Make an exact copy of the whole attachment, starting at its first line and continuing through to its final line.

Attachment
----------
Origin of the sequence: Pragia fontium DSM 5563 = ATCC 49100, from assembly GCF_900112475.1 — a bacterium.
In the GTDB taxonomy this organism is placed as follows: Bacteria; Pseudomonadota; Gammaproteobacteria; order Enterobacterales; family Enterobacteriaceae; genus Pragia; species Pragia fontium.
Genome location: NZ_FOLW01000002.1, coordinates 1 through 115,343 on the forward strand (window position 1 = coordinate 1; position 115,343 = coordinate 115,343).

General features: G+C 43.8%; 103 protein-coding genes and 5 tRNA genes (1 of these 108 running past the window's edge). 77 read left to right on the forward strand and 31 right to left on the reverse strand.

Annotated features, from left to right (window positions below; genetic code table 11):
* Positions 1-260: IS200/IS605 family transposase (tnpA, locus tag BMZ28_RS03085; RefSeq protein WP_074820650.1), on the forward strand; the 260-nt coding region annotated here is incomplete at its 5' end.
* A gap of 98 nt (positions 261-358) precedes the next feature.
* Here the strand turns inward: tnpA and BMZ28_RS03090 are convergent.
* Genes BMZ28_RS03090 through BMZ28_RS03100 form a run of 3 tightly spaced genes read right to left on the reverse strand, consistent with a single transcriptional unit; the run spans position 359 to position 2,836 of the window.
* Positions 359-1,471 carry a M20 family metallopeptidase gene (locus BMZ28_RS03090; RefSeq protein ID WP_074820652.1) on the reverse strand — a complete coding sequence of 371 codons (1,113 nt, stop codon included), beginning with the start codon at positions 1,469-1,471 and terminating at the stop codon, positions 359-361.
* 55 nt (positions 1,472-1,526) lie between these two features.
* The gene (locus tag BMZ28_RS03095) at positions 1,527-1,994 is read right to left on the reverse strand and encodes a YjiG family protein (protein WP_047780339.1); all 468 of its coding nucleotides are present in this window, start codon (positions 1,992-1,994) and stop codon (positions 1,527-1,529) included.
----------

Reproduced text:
Origin of the sequence: Pragia fontium DSM 5563 = ATCC 49100, from assembly GCF_900112475.1 — a bacterium.
In the GTDB taxonomy this organism is placed as follows: Bacteria; Pseudomonadota; Gammaproteobacteria; order Enterobacterales; family Enterobacteriaceae; genus Pragia; species Pragia fontium.
Genome location: NZ_FOLW01000002.1, coordinates 1 through 115,343 on the forward strand (window position 1 = coordinate 1; position 115,343 = coordinate 115,343).

General features: G+C 43.8%; 103 protein-coding genes and 5 tRNA genes (1 of these 108 running past the window's edge). 77 read left to right on the forward strand and 31 right to left on the reverse strand.

Annotated features, from left to right (window positions below; genetic code table 11):
* Positions 1-260: IS200/IS605 family transposase (tnpA, locus tag BMZ28_RS03085; RefSeq protein WP_074820650.1), on the forward strand; the 260-nt coding region annotated here is incomplete at its 5' end.
* A gap of 98 nt (positions 261-358) precedes the next feature.
* Here the strand turns inward: tnpA and BMZ28_RS03090 are convergent.
* Genes BMZ28_RS03090 through BMZ28_RS03100 form a run of 3 tightly spaced genes read right to left on the reverse strand, consistent with a single transcriptional unit; the run spans position 359 to position 2,836 of the window.
* Positions 359-1,471 carry a M20 family metallopeptidase gene (locus BMZ28_RS03090; RefSeq protein ID WP_074820652.1) on the reverse strand — a complete coding sequence of 371 codons (1,113 nt, stop codon included), beginning with the start codon at positions 1,469-1,471 and terminating at the stop codon, positions 359-361.
* 55 nt (positions 1,472-1,526) lie between these two features.
* The gene (locus tag BMZ28_RS03095) at positions 1,527-1,994 is read right to left on the reverse strand and encodes a YjiG family protein (protein WP_047780339.1); all 468 of its coding nucleotides are present in this window, start codon (positions 1,992-1,994) and stop codon (positions 1,527-1,529) included.